Saturday, May 15, 2021


I am fascinated by the discobolus silhouette that adorns the façade of the Greek Centre in Melbourne’s CBD. Viewed from close up, the edifice appears to be populated by disparate white rectangles, dispersed like an abstract mosaic of a diaspora. Move further away from the building however and walking towards Bourke Street, upon Exhibition Street, slowly but surely, the abstract diaspora coalesces to form the silhouette of the “Discobolus.” The silhouette is a visual poem of nervous tension. Faceless, we cannot discern his emotions for he is featureless. All we know is that this stationary figure is like a spring coiled and ready for action. Any moment now the discus he clasps so firmly, will be propelled into the future. 


The opposite of a shadow, the Greek Centre’s Discobolus is an emanation of light, reminiscent of classical Greek sculptor Myron’s prototype, completed around 460BC. Two millennia and a half later, it is perhaps fitting that we seek in Myron’s Discobolus, the key symbol with which we seek identification. Art critic Kenneth Clark observed of it that: “Myron has created the enduring pattern of athletic energy. He has taken a moment of action so transitory that students of athletics still debate if it is feasible, and he has given it the completeness of a cameo.”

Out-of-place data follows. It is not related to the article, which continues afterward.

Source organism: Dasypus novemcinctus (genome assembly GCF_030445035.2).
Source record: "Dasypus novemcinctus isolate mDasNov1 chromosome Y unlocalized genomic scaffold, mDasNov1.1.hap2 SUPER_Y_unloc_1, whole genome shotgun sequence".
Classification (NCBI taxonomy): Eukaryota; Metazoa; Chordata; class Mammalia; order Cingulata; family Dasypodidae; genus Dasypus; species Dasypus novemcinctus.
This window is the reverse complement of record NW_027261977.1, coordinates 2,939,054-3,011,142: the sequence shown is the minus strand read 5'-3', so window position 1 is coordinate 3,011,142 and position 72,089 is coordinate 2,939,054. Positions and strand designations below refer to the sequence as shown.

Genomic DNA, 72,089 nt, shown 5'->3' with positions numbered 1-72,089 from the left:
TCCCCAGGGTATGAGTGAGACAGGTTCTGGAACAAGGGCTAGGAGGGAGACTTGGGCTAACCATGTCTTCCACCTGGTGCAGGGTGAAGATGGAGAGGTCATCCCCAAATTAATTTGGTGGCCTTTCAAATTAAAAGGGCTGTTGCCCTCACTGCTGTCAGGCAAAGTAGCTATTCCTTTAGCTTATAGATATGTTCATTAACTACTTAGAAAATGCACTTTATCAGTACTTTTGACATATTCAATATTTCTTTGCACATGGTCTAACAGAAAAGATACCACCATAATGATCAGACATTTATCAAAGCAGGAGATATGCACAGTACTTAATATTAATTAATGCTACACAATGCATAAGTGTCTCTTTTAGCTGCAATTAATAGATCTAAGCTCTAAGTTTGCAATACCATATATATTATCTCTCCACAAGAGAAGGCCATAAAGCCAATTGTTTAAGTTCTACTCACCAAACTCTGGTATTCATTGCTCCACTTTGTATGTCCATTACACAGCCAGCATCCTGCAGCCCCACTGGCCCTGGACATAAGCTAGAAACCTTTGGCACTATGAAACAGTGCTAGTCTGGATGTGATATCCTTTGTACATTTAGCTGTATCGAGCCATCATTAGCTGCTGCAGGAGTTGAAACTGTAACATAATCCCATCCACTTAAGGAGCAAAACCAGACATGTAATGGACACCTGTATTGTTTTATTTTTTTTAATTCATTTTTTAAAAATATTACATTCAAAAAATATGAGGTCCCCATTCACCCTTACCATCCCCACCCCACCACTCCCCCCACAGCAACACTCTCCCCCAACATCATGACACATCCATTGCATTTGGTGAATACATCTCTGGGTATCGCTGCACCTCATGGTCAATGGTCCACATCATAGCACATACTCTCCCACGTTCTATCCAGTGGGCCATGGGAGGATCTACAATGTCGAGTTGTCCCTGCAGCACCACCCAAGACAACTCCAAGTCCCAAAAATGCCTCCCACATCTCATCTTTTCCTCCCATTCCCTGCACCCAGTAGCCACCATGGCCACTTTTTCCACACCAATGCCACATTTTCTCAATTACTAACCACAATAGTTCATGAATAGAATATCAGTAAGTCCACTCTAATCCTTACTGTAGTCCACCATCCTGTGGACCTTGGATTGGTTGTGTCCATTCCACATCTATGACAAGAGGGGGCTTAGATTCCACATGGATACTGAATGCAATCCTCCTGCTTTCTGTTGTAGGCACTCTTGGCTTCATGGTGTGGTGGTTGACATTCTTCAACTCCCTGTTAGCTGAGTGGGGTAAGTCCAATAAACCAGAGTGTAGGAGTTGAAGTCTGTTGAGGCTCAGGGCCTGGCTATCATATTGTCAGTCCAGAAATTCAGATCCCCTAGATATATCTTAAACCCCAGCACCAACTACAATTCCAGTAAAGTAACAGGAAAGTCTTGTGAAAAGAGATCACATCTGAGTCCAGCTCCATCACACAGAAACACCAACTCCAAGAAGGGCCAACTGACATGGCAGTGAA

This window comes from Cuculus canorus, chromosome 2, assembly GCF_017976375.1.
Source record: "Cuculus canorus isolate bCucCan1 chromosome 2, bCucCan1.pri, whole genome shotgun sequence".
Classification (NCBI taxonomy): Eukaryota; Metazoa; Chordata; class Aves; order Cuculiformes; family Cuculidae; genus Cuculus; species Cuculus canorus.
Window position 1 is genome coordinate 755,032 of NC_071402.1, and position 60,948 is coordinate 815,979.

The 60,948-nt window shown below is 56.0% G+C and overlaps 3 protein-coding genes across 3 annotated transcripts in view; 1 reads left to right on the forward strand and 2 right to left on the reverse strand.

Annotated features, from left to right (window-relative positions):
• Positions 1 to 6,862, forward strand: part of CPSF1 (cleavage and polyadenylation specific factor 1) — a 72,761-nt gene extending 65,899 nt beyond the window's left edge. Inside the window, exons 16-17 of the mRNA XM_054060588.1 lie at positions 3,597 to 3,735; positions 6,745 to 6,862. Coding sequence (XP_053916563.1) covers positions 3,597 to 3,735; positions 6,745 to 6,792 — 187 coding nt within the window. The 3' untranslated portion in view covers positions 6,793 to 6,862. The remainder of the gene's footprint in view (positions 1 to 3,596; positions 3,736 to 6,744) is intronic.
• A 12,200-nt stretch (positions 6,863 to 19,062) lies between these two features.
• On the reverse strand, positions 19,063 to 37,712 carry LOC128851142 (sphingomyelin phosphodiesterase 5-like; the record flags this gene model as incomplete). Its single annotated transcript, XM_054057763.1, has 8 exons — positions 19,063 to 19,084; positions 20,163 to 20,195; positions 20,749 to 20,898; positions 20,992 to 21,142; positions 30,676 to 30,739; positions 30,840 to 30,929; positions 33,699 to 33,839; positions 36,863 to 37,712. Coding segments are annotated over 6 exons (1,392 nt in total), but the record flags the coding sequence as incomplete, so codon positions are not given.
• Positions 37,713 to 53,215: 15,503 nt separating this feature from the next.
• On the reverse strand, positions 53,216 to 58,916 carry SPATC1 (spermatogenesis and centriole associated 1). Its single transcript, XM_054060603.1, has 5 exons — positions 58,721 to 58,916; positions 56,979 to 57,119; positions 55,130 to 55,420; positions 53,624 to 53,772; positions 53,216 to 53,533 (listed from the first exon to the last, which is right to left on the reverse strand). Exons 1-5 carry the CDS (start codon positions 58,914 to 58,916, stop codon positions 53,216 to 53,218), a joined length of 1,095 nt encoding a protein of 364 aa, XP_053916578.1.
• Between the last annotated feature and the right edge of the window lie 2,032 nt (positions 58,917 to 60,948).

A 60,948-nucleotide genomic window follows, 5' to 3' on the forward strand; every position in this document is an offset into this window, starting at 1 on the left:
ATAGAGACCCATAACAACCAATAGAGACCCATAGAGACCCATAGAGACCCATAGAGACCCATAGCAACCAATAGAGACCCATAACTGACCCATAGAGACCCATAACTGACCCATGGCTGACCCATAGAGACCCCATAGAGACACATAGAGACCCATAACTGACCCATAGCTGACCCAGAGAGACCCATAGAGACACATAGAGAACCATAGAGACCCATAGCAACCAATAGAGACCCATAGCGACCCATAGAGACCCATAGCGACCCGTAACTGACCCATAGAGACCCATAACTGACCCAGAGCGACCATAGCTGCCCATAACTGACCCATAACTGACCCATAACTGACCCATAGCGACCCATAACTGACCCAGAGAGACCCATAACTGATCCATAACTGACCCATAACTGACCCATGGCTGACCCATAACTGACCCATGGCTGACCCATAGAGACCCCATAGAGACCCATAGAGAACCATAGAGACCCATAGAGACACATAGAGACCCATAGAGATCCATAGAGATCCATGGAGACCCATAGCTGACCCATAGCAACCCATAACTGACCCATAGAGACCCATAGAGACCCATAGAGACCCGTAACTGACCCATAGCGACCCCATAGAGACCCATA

That is exactly the trajectory of our migrant story. Viewed over a century on, our achievements in the face of great adversity and privation seem almost impossible and in many ways were only effected through the force of sheer willpower. The Greek Centre’s Discobolus pays homage to our founding fathers’ indomitable spirit, while simultaneously serving as a visual reminder that we too must be vigilant, honed and ready for action if we are to ensure the survival and relevance of our community as a distinct entity, into the future. It is also forms a coherent vision of the confluence of the physical and the spiritual, a visceral ideal of harmony, rhythm and balance, and as such as worthy and as striking a point of reference as the original, of which ancient writer Lucian of Samosata, in his Philopeseudes observes: 

"When you came into the hall," he said, "didn't you notice a totally gorgeous statue up there, by Demetrios the portraitist?" "Surely you don't mean the discus-thrower," said I, "the one bent over into the throwing-position, with his head turned back to the hand that holds the discus, and the opposite knee slightly flexed, like one who will spring up again after the throw?"